Tag Archives: Holiday

Recipes to Inspire Your Holiday Baking

It’s the holiday season, and whether you’re baking cookies for a cookie swap or for your family to enjoy, we’re sharing some Amish and Mennonite-inspired cookie recipes to add to your recipe box.

From the seasonal favorite, sand tarts, to the unique Amish cookies, we hope that you’ll find a tasty treat or even a new Christmas tradition!

cookies1 cookies2 cookies3

Recipes from: Good, Phyllis Pellman, and Rachel T. Pellman. From Amish and Mennonite Kitchens. Intercourse, PA: Good, 1984. Print.

Ten Things to Do in November in Lancaster

November embraces fall fun in Lancaster, but also marks to beginning of the holiday celebration. Whether you’re ready to get into the holiday spirit or are still holding on to the excitement of fall, there are plenty of events for you this month in Lancaster!

Gifts Galore:

Start your holiday shopping or find the perfect memento of your visit.

If pottery is what you please, Eldreth Pottery’s 29th Annual Christmas Open House, November 11 through 13, is the event for you. Featuring a great selection of handmade pottery and unique items, this is a wonderful opportunity to find gifts for loved ones or even an addition to your own home décor.

The Artisan Fair at Spooky Nook Sports builds on the tradition of the Pennsylvania Guild of Craftsman, and features crafts and fine art from 80 local and national fine artists and craftspeople. November 12 and 13, the artists gather under one roof to display functional pottery, handmade jewelry, designer clothing, glass art, and more!

For one-of-a-kind Christmas items from local artists and craftspeople, be sure to visit Landis Valley Museum Store’s Holiday Open House on November 19 and 20. Browse items including Belsnickels, ornaments, Pennsylvania German paper stars, books, and more! Visitors can also learn how to make paper stars or punch a tin ornament.

Give Thanks:

Before sitting down to a delicious and filling Thanksgiving meal, take a spin around the county on a scooter or scoot coupe with Strasburg Scooters. Their Thanksgiving Day Tour takes place at 9:00 AM, and is a great way to experience the country side before a hearty family supper.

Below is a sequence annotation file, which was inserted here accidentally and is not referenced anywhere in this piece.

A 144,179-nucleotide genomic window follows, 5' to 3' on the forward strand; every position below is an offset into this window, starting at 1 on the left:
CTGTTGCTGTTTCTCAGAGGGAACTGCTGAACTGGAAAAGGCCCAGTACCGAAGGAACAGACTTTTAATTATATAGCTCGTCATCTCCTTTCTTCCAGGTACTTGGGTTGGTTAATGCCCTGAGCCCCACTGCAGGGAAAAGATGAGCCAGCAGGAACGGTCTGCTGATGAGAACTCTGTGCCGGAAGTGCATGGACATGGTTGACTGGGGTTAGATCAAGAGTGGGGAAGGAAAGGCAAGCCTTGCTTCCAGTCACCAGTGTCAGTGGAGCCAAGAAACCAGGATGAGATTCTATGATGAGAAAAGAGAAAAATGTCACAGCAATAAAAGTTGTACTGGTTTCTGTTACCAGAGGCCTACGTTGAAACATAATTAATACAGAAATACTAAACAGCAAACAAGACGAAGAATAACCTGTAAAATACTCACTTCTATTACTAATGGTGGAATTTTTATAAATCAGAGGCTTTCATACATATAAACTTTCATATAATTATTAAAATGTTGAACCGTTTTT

Celebrate Thanksgiving with family over a delicious meal in Lititz. At the General Sutter Inn, guests can enjoy either the Thanksgiving Buffet or Ala Carte menu featuring turkey, beef and seafood in Inn’s elegant dining room. Call ahead to guarantee your place at the table.

Enjoy a comforting meal with family without the hassle and dirty dishes. Lancaster DoubleTree’s Thanksgiving Feast features carved beef and ham, turkey, seafood, traditional sides, and scrumptious desserts. Reservations are required, so be sure to call ahead!

A Dash of Holiday Spirit:

The holiday season is right around the corner, and many theaters begin their winter-themed shows this month. From musicals to heartwarming holiday cheer, you’re sure to leave the theater humming a tune and ready for snow.

American Music Theatre presents The 2016 Christmas Show: Winter Wonderland, November 7 through December 31, for a feel-good holiday event that celebrates music, magic, and the meaning of Christmas.

A hilarious look at family tradition, holiday expectations, and the real meaning of Christmas, Our Christmas Dinner shines on the Bird-in-Hand Stage from November 11 to December 31.

Holly Jolly Christmas lights up the Dutch Apple Dinner Theatre stage, November 17 through December 31, featuring dancing, holiday favorites, and a visit from the big guy in red!

Rainbow’s Comedy Playhouse presents Green Holly & Gray Potatoes, a Christmas comedy filled with family antics, now through December 28.

So whether you’re enjoying the final moments and events of fall or getting in the holiday spirit, there’s plenty to do in Lancaster. For a complete list of events, visit our complete online events calendar.

Do the Amish celebrate Christmas?

Yes, the Amish celebrate Christmas!